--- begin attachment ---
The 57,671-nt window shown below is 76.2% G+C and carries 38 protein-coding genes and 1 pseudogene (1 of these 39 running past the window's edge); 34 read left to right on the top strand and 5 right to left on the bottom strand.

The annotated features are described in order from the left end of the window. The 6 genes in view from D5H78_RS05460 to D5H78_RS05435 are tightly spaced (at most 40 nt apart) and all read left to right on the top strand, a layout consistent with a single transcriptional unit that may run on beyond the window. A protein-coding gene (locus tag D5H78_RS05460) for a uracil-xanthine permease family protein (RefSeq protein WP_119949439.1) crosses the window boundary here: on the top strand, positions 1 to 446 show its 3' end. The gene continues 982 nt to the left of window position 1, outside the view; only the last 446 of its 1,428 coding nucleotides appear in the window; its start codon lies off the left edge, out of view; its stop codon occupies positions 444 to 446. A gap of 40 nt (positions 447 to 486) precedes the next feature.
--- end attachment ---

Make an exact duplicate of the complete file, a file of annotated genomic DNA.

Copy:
The 57,671-nt window shown below is 76.2% G+C and carries 38 protein-coding genes and 1 pseudogene (1 of these 39 running past the window's edge); 34 read left to right on the top strand and 5 right to left on the bottom strand.

The annotated features are described in order from the left end of the window. The 6 genes in view from D5H78_RS05460 to D5H78_RS05435 are tightly spaced (at most 40 nt apart) and all read left to right on the top strand, a layout consistent with a single transcriptional unit that may run on beyond the window. A protein-coding gene (locus tag D5H78_RS05460) for a uracil-xanthine permease family protein (RefSeq protein WP_119949439.1) crosses the window boundary here: on the top strand, positions 1 to 446 show its 3' end. The gene continues 982 nt to the left of window position 1, outside the view; only the last 446 of its 1,428 coding nucleotides appear in the window; its start codon lies off the left edge, out of view; its stop codon occupies positions 444 to 446. A gap of 40 nt (positions 447 to 486) precedes the next feature.